This particular night the market was deserted. Everyone kept to his room. The man who Commanded the unit had been arrested and held for participating in the coup. No one was sure what wiould come next and how Doddan Barracks was going to react to the coup.

It was dark when we arrived at the market. There was no one to talk to. We put heads together and decided we should leave before our presence was noticed and we got arrested.
We went back to town. Now the question was where to rest our heads. No hotel of note in town. We made a number of enquiries and we were directed to a six-room guest house somewhere in town. We made for the place and were checked in into the place that was more of a brothel than a hotel. We managed to rest our heads for the night.

Early in the morning we converged in Onanuga’s room to plan our strategy for the day. We concluded that someone somewhere must know this fellow who had thrown Nigeria into a political crisis.


As we stepped out of the hotel, we had a run of good luck. We chanced upon a guy who immediately recognized Seye Kehinde as a fellow student at the then University of Ife. We told him of our mission. He immediately volunteered that he was a lawn tennis pal of Gideon Orkar. He gave us a few insights into his person. Taciturn, strict, not socializing, married to an Ijesa woman were the few hints we picked from him about our subject.
But the big challenge remained: how could we get Orkar’s photograph?

It occurred to us that such an important man in the community must have at one time or the other had a relationship with the commercial photographer in the town. At that time, apart from the king of the town, the most important persons were the manager of the Bank in town and the Commander of the military unit there.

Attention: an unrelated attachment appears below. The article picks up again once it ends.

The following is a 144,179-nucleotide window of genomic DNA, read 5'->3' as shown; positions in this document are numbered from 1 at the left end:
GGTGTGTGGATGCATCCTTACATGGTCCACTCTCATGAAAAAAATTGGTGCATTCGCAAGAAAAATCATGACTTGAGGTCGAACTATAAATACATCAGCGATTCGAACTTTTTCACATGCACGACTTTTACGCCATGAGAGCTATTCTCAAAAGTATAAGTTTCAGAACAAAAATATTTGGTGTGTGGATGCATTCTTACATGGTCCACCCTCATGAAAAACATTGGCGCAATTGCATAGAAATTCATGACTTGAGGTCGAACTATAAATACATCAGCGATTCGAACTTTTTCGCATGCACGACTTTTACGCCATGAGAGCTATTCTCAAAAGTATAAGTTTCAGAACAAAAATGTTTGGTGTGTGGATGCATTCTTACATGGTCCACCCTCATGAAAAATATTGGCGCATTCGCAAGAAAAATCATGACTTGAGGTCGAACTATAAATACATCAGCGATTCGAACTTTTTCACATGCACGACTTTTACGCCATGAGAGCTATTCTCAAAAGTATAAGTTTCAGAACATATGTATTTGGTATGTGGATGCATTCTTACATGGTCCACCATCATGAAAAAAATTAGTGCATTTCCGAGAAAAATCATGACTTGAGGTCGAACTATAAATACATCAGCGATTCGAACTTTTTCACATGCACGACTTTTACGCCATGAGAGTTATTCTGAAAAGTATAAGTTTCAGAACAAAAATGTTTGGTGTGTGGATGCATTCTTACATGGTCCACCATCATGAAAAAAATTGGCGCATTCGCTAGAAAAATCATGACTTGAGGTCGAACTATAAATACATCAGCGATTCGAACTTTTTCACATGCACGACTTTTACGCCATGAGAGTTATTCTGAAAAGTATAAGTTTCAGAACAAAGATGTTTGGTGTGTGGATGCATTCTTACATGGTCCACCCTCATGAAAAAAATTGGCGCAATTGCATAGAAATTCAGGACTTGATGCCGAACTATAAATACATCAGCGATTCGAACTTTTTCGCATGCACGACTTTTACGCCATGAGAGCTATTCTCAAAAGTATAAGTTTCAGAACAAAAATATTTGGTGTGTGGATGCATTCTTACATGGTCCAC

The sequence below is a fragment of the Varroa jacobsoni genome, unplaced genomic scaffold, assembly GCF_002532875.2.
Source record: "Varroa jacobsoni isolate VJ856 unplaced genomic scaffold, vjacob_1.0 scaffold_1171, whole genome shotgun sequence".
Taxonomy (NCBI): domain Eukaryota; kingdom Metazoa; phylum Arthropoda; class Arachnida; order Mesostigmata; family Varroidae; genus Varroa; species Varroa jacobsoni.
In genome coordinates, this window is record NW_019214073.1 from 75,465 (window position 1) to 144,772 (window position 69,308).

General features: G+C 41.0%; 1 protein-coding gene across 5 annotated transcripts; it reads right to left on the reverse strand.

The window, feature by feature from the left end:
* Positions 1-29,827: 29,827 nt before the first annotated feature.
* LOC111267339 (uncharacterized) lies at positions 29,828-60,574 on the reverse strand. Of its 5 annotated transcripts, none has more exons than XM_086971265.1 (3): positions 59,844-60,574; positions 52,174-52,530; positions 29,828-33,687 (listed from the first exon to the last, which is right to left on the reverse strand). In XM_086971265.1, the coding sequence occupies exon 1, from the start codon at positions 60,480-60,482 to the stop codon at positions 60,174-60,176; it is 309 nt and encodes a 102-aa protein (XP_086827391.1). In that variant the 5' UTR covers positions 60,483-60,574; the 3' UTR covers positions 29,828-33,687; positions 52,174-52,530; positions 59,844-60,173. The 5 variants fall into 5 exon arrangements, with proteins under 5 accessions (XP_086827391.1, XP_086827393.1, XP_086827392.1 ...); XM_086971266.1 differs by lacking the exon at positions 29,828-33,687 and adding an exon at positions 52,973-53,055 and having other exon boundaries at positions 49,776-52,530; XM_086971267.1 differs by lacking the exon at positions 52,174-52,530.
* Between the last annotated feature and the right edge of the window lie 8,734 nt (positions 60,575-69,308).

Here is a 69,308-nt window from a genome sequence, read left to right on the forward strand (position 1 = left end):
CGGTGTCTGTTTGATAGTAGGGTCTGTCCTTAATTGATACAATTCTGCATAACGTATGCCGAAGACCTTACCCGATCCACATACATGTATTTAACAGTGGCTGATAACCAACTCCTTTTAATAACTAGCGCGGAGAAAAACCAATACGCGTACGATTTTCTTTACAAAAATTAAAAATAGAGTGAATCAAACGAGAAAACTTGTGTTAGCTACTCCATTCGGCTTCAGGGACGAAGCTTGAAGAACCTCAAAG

We got to the studio where we met a young girl in her late teens, apparently an apprentice photographer. “Where is your boss?” we asked. “He travelled,”she told us. We told her we were there to take photographs but we would love to see the ones they had taken before to decide if we were going to do business with her. Meanwhile, we asked her if they ever got invited to military functions by the army. She replied in the affirmative. “Oh do you have some photographs of soldiers taken at such functions?” She said yes. She brought out a bunch. We looked at them and saw that of an officer laying a wreath possibly on Armed Forces Remembrance Day. I told my colleagues that must be what we were looking for but how then do we get her to release the photographs to us?

We told her we were thirsty and wanted her to buy us Coca Cola somewhere around. She agreed and we quickly stole as many as we could from her album of the military photographs. She came back with three bottles of hot Coca Cola drink. We pretended to drink , dropped the bottles and gave her a tip and disappeared from town before her boss returned and met us.
To Lagos we returned.

Lennox Mall

We got in touch with one or two persons who could identify Orkar. They affirmed the photograph we had was his. We quickly called our sister publication, National Concord, to run it the following day. That photograph was the first that helped Nigerians to put a face to the name Orkar. They never had opportunity to see any other till Orkar and his fellow coup plotters were arraigned before a military tribunal. Of course, the week after, African Concord came up with a comprehensive profile of Orkar detailing his birth, growing up, his military career and his arrest as well as snippets about his wife and her background.

Those were the days.